Banco Santander SA and Banco Bilbao Vizcaya Argentaria SA sustained profits through the credit crisis and earned a combined 3.5 billion euros ($4.5 billion) in the first quarter. That hasn’t stopped investors from punishing their shares as Greece’s debt crisis threatens Spain.
Investing in Spanish banks “seems a bit like standing in front of a train,” said Andrea Williams, who helps manage about 1.1 billion pounds ($1.7 billion), including Santander and BBVA shares, at Royal London Asset Management in London. “People are concerned that Spain is the next country at risk.”
Santander and BBVA, Spain’s largest banks, reported earnings that beat analysts’ estimates last week and said Spanish bad loans were stabilizing. Investors turned a deaf ear, as speculation that the Greek woes may infect debt-ridden Portugal and Spain outweighed the results, said Sadri Tamarat, a fund manager at Paris-based Shanti Asset Management, which oversees about 350 million euros.
“The game is ‘how do you short Spain?’ and the answer is you sell the main stock index and the two main banks,” Tamarat said by phone yesterday. “The move has been extreme and maybe it’s more about panic.”
Santander fell 12 percent this week, wiping 9.5 billion euros off its market value, on doubts that the 110 billion-euro bailout of Greece by the European Union and International Monetary Fund will contain the region’s debt crisis. BBVA also slumped 12 percent, cutting its market value by 4.5 billion euros.
Santander declined 27 percent in 2010, and BBVA dropped 31 percent.
Investors are leery of Spain because of its shrinking economy, 20 percent unemployment rate and fiscal deficit, which may exceed Greece’s as a percentage of gross domestic product this year, according to the European Commission, the EU’s executive arm. Standard & Poor’s cut Spain’s credit rating on April 28 and Moody’s Investors Service said yesterday it may lower its rating for Portugal.
Spain’s deficit will decline to 9.8 percent of GDP from 11.2 percent in 2009, while Greece’s will drop to 9.3 percent from 13.6 percent, the commission estimated yesterday.
Spanish Prime Minister Jose Luis Rodriguez Zapatero dismissed speculation the country would need a bailout as “complete madness,” in comments at a news conference in Brussels on May 4. Spain has been mired in its worst recession in 60 years, and the Bank of Spain projects GDP will shrink 0.3 percent this year.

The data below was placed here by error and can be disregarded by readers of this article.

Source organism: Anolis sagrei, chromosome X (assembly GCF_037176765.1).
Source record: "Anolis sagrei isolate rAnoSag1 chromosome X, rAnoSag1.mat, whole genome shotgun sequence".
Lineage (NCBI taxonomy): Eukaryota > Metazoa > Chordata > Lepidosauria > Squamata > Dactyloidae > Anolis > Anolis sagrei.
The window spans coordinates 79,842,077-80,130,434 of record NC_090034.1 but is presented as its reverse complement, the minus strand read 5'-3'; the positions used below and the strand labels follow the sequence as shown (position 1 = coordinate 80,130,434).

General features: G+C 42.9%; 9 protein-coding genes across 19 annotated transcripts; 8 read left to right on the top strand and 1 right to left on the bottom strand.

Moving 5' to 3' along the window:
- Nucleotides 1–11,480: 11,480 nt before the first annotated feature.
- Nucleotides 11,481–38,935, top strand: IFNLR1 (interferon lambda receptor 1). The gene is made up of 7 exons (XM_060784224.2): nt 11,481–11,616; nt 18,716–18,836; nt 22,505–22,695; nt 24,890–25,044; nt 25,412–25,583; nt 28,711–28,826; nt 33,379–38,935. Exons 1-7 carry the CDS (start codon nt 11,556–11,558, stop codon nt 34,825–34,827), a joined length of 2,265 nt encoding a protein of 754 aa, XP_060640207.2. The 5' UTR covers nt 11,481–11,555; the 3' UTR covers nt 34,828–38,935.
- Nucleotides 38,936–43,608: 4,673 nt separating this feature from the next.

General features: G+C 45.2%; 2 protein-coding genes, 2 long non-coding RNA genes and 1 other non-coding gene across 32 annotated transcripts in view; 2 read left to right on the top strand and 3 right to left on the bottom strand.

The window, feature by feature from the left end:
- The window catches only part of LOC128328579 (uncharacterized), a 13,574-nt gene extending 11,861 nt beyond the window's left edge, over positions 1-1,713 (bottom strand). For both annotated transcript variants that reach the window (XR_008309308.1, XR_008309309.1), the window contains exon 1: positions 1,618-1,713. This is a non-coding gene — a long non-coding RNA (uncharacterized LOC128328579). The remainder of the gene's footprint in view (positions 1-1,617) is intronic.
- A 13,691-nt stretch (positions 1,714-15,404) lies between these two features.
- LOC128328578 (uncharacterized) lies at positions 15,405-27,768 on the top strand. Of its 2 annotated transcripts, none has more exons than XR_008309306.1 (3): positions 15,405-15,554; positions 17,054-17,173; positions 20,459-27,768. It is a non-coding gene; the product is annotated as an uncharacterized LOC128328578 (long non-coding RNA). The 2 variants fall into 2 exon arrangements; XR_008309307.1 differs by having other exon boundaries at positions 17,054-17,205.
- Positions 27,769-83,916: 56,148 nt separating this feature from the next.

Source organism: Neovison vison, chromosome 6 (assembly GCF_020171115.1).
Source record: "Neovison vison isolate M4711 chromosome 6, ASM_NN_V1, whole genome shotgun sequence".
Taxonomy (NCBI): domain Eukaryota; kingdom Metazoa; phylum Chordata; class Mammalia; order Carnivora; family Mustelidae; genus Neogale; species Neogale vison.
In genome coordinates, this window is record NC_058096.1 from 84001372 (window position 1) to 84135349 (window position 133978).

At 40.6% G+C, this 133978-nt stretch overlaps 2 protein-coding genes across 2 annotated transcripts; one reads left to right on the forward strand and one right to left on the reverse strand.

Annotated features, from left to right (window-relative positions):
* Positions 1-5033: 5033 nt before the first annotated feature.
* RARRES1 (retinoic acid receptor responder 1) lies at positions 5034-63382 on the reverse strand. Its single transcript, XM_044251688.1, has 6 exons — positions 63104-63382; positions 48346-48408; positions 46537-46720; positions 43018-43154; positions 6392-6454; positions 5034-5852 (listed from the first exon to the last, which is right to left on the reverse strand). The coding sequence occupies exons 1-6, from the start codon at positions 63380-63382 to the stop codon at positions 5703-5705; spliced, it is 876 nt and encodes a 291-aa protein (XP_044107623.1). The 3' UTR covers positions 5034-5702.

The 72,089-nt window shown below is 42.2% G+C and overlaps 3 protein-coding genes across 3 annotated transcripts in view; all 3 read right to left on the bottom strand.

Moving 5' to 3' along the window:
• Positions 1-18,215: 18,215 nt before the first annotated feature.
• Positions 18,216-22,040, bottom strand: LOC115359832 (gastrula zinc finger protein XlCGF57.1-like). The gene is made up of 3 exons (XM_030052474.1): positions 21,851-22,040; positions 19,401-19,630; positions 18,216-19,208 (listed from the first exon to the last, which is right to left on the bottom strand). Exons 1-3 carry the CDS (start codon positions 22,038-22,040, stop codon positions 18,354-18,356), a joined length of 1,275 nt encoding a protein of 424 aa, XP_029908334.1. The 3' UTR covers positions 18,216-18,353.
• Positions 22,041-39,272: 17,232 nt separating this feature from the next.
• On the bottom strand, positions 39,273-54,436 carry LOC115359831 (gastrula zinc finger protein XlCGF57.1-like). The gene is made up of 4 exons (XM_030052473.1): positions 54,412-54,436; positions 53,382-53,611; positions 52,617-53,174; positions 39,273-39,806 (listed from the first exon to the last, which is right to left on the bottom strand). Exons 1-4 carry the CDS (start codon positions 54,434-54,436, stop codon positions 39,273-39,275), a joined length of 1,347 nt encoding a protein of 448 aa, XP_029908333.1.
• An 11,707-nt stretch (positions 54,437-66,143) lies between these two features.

The extra yield investors demand to hold Spanish 10-year debt rather than German bunds, Europe’s benchmark securities, has surged to its highest level since the single currency was introduced. Spain’s IBEX stock index has dropped 8.2 percent this week, extending this year’s loss to 19 percent.
‘Not Just Proxies’
“Spanish banks are not just proxies -- they are seen as a core part of Spanish risk and the Spanish economy,” said Matthew Maxwell, a European bank credit analyst at Societe Generale SA in London.
A spokeswoman for Santander, who asked not to be identified in line with company policy, declined to comment in a phone interview. A spokesman for BBVA also declined to comment.
While Spain’s property crash forced up loan defaults, Santander and BBVA skirted the worst of the credit crisis that triggered $1.77 trillion in losses and writedowns for the global banking industry. Santander took advantage of the downturn to snap up businesses in the U.K. and Germany.
“It doesn’t seem altogether fair,” said Maxwell. “Santander is one of the few global banks that has actually emerged from the subprime crisis as a real winner.”
The bank, based in Santander, has lined up 45 billion euros in customer funds and the proceeds of debt sales to cover 29 billion euros in debt maturities this year, Chief Executive Officer Alfredo Saenz said last week. Earnings rose 5.7 percent to 2.22 billion euros in the first quarter as Brazil and the U.K. countered a slump in Spanish profit.
BBVA has arranged at least 80 percent of its financing needs for 2010, the Bilbao-based lender said last week. Bad loans as a proportion of total credit stabilized, it said.
“The higher the perception of risk, the harder it will be for the Spanish banking system to show it’s functioning normally,” said Daragh Quinn, an analyst at Nomura International in Madrid. “That’s vitally important because these banks have to finance themselves externally.”
Santander has about 24 billion euros in Spanish, 3.3 billion euros in Portuguese and about 200 million euros in Greek debt, Chief Financial Officer Jose Antonio Alvarez said. BBVA had “immaterial” holdings of Greek and Portuguese debt, while Spanish bonds made up a third of its 27 billion-euro bond portfolio, CFO Manuel Gonzalez Cid said.
Absorbing the Impact
Even in the event of a default by Spain that resulted in a 50 percent “haircut” for bond investors, both banks could probably absorb the impact to their capital base, said Arturo de Frias, an analyst at Evolution Securities Ltd. in London.
“Banks do tend to hold big sovereign bond portfolios so when government bonds fall, they tend to do the same,” said John Yakas, who helps manage 150 million pounds at HIM Capital Ltd. in London.
While both banks have a diversified business, investors will also look at how much they rely on Spain, said Williams.
Santander had gross exposure to credit risk of 437.7 billion euros for Spain, equivalent to about 40 percent of its total risk, according to its annual report published on April 30. Spain and Portugal account for 40 percent of BBVA’s total assets by business area, according to the bank’s 2009 annual report.